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History Topic for Dusty - Title 9 and Baseball.........

Started by Cope, Apr 23, 2007, 03:48:26 PM

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Cope

Baseball gets shaft from NCAA

PEARL — Mississippi State and Ole Miss, both nationally ranked baseball teams, packed Trustmark Park here Tuesday night.

More than 8,000 fans - a stadium record - paid between $10 and $26 to watch a game that didn't count in the SEC standings. A cable network televised the event. No telling how many hot dogs - not to mention peanuts, popcorn and crackerjack - were sold. Everybody made out like a bandit - everybody, that is, except the ballplayers. You know, the guys the NCAA refers to as student-athletes.

They got ripped off.

They always do.

The NCAA limits college baseball programs to 11.7 scholarships, which are divided among about 35 to 40 players in most Division I programs.

Football players and basketball players get full scholarships. Far more than most baseball players don't even get half.

Baseball gets 11.7 scholarships. Women's rowing gets 20. Women's equestrian gets 15, not including the horses. Women's lacrosse, women's squash, women's field hockey and women's rugby all get 12. (Honestly, I did not know women played rugby.)

We all know that's because of Title IX, the federal law that demands equal opportunity for women, which is as it should be. But football is allowed 85 scholarships and women don't play. So men get shorted in other sports, and none worse than baseball.

"I don't mind Title IX; I'm just waiting for Title X," says Mississippi State's Ron Polk, the most outspoken critic of what he believes in the NCAA's bias against baseball.

"I don't think women should be discriminated against, but I don't think baseball players should be either, and they are."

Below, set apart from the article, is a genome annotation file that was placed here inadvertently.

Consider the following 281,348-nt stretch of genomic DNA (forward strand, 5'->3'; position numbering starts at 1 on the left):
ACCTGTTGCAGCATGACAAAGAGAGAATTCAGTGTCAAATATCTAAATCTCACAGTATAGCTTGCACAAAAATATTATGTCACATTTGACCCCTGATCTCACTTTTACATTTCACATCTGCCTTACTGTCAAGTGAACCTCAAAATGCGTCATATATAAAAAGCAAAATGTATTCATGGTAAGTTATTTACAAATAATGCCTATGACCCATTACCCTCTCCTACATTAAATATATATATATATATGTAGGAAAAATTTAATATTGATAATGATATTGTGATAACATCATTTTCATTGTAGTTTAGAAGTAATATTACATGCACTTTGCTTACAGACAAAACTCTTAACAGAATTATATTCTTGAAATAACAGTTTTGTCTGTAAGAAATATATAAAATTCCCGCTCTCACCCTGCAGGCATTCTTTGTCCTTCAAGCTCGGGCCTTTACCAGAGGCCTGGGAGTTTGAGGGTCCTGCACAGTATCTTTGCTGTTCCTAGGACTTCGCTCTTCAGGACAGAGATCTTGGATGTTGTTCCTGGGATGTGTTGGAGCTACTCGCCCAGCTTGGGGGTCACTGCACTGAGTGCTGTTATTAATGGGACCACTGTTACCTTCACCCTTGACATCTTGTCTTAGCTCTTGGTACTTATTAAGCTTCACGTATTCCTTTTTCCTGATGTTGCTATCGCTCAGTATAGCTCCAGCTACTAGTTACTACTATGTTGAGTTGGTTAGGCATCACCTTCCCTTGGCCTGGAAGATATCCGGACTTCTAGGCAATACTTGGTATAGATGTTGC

BASEBALL'S BOOMING

There's no getting around it. Baseball players are shortchanged. And that seems especially unfair here in Mississippi, where college baseball teams are so successful - both on the field and at the gate.

State, Ole Miss and USM all rank in the top 15 in NCAA attendance. All advance almost annually into the NCAA Tournament. Ole Miss is about to expand its stadium to seat more than 10,000 and add luxury suites at a cost of more than $10 million. USM is adding luxury suites. State has had suites for years.

In Division II, Delta State long has boasted one of the nation's top programs. Yes, and in D-II Mike Kinnison must divide nine scholarships among more than three times that many athletes. It's not right.

For coaches, deciding who gets how much is difficult, at best.

"It gets complicated; sometimes it feels like you're putting together a puzzle," says Ole Miss coach Mike Bianco.

My guess is that sometimes it feels like putting together a puzzle when you don't have all the pieces. Only, in baseball, you're talking about people's lives.

"We've got lots of players whose parents take out student loans," Polk says.

PIGOTT'S A LUCKY ONE

State pitcher Justin Pigott signed out of Picayune High when all State could offer him was just his books. Since then, he gets a little m ore - but not much. And he is State's Saturday starter and pitched a complete game victory over No. 4 ranked Arkansas in his last start, allowing no earned runs.

"My dad's blessed with a great job, and he pays for my school," Pigott said. "But a lot of guys and their families don't have that. It's a struggle for a lot of them.

"And this is almost like a full-time job in addition to school," Pigott continues. "We work at it just like the other athletes. You look around and you see basketball players and softball players getting full rides and, yeah, it doesn't seem fair."

That's because, of course, it isn't.

We cannot banish dangers, but we can banish fears.  We must not demean life by standing in awe of death.